Pharmaceutical Research

, Volume 28, Issue 7, pp 1520–1530 | Cite as

Agarose Surface Coating Influences Intracellular Accumulation and Enhances Payload Stability of a Nano-delivery System

  • Enrica De Rosa
  • Ciro Chiappini
  • Dongmei Fan
  • Xuewu Liu
  • Mauro Ferrari
  • Ennio Tasciotti
Research Paper



Protein therapeutics often require repeated administrations of drug over a long period of time. Protein instability is a major obstacle to the development of systems for their controlled and sustained release. We describe a surface modification of nanoporous silicon particles (NSP) with an agarose hydrogel matrix that enhances their ability to load and release proteins, influencing intracellular delivery and preserving molecular stability.


We developed and characterized an agarose surface modification of NSP. Stability of the released protein after enzymatic treatment of loaded particles was evaluated with SDS-page and HPLC analysis. FITC-conjugated BSA was chosen as probe protein and intracellular delivery evaluated by fluorescence microscopy.


We showed that agarose coating does not affect NSP protein release rate, while fewer digestion products were found in the released solution after all the enzymatic treatments. Confocal images show that the hydrogel coating improves intracellular delivery, specifically within the nucleus, without affecting the internalization process.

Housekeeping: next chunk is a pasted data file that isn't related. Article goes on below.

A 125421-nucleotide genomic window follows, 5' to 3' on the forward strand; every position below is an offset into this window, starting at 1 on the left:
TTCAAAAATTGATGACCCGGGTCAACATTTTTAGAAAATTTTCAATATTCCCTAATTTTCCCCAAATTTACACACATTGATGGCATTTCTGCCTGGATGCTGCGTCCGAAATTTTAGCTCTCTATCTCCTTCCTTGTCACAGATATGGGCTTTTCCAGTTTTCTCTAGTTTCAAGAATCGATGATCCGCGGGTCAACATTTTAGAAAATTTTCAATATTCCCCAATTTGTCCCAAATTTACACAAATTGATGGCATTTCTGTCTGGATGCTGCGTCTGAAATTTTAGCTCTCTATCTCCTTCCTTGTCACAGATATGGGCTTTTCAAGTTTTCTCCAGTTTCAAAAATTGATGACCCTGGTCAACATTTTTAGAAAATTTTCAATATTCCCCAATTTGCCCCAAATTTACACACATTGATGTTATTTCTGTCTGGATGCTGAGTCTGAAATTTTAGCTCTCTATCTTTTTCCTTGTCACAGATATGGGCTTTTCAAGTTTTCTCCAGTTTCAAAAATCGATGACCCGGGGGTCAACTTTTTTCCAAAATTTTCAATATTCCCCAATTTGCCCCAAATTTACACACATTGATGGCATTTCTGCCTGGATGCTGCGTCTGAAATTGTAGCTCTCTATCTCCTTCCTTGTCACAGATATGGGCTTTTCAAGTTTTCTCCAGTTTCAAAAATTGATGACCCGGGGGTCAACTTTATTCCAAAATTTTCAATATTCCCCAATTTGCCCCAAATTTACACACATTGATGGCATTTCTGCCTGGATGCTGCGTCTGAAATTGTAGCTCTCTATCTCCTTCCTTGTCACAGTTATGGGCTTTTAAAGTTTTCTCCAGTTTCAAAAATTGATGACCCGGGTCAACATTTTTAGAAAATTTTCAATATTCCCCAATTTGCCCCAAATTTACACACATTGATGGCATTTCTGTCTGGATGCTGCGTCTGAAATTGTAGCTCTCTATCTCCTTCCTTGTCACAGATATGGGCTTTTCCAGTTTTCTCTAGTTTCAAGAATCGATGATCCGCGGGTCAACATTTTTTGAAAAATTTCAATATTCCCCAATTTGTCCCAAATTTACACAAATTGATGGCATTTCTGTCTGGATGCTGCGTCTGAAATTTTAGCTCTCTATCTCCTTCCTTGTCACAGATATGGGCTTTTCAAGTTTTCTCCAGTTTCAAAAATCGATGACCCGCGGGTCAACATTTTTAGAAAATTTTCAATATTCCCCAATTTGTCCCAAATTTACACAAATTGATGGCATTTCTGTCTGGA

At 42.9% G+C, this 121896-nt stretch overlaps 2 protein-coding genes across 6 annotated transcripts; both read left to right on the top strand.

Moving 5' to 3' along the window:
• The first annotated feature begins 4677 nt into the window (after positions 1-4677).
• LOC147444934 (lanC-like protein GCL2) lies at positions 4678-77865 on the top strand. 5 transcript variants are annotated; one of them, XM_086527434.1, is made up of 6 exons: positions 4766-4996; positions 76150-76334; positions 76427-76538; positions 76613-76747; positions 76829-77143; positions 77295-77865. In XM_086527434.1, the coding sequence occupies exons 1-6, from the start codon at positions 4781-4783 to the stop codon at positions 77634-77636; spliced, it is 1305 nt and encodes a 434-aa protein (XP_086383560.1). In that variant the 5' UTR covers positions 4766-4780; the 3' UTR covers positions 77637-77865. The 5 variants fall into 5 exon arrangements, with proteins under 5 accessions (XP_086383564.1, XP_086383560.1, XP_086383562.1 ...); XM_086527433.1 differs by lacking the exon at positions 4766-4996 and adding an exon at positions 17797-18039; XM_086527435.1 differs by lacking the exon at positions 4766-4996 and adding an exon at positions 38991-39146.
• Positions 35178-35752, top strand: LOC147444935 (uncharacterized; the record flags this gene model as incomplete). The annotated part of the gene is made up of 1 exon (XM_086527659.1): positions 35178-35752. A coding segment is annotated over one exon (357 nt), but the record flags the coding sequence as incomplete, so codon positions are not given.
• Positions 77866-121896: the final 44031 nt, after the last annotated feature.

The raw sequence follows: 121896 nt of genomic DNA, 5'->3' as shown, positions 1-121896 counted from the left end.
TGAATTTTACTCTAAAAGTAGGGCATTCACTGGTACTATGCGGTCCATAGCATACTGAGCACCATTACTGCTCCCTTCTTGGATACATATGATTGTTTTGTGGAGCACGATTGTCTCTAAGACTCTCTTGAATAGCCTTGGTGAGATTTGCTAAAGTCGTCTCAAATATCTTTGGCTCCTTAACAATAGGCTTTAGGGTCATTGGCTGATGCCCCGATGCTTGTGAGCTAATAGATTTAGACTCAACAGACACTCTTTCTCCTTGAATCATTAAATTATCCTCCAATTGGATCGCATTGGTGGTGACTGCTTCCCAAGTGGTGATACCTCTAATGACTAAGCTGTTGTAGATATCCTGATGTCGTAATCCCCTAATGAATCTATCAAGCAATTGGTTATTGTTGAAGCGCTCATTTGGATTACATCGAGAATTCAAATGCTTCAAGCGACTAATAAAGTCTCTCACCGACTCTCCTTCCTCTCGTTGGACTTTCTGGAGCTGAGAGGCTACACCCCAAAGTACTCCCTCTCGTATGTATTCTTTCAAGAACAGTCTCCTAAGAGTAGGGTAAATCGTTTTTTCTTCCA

This modification of porous silicon adds to its tunability, biocompatibility, and biodegradability the ability to preserve protein integrity during delivery without affecting release rates and internalization dynamics. Moreover, it may allow the silicon particles to function as protein carriers that enable control of cell function.


agarose hydrogel intracellular delivery nanopores porous silicon protein 



agarose composition 0.125%


agarose composition 0.05%


agarose coated




bovine serum albumin


fluorescence activated cell sorting


fibroblast growth factor


high performance liquid chromatography


human umbilical vein endothelial cells


bare / not coated


nanoporous silicon particles


poly(lactic-co-glycolic acid)


porous silicon


sodium dodecyl sulfate polyacrylamide gel electrophoresis


scanning electron microscope


silicon nitride


vascular endothelial growth factor

Supplementary material

11095_2011_453_MOESM1_ESM.docx (5.5 mb)
ESM 1(DOCX 5663 kb)


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Copyright information

© Springer Science+Business Media, LLC 2011

Authors and Affiliations

  • Enrica De Rosa
    • 1
  • Ciro Chiappini
    • 2
  • Dongmei Fan
    • 1
  • Xuewu Liu
    • 1
  • Mauro Ferrari
    • 1
  • Ennio Tasciotti
    • 1
  1. 1.The Methodist Hospital Research Institute (TMHRI)HoustonUSA
  2. 2.University of Texas at AustinAustinUSA

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